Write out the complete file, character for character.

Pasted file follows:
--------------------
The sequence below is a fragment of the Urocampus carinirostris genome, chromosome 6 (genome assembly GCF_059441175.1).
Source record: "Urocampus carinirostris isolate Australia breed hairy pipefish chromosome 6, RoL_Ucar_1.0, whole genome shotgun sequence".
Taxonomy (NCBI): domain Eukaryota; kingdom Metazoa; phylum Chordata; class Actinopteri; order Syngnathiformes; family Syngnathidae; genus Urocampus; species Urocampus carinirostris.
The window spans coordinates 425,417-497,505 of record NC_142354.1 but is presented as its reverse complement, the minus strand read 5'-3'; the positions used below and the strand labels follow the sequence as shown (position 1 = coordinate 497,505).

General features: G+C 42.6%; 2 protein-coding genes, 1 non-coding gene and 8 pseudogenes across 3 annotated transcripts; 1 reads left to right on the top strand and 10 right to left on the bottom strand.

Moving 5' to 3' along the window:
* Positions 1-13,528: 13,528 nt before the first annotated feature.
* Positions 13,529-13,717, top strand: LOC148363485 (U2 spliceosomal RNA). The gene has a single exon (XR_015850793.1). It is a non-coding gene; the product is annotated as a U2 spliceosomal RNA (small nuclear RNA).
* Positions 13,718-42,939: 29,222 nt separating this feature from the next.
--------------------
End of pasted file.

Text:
The sequence below is a fragment of the Urocampus carinirostris genome, chromosome 6 (genome assembly GCF_059441175.1).
Source record: "Urocampus carinirostris isolate Australia breed hairy pipefish chromosome 6, RoL_Ucar_1.0, whole genome shotgun sequence".
Taxonomy (NCBI): domain Eukaryota; kingdom Metazoa; phylum Chordata; class Actinopteri; order Syngnathiformes; family Syngnathidae; genus Urocampus; species Urocampus carinirostris.
The window spans coordinates 425,417-497,505 of record NC_142354.1 but is presented as its reverse complement, the minus strand read 5'-3'; the positions used below and the strand labels follow the sequence as shown (position 1 = coordinate 497,505).

General features: G+C 42.6%; 2 protein-coding genes, 1 non-coding gene and 8 pseudogenes across 3 annotated transcripts; 1 reads left to right on the top strand and 10 right to left on the bottom strand.

Moving 5' to 3' along the window:
* Positions 1-13,528: 13,528 nt before the first annotated feature.
* Positions 13,529-13,717, top strand: LOC148363485 (U2 spliceosomal RNA). The gene has a single exon (XR_015850793.1). It is a non-coding gene; the product is annotated as a U2 spliceosomal RNA (small nuclear RNA).
* Positions 13,718-42,939: 29,222 nt separating this feature from the next.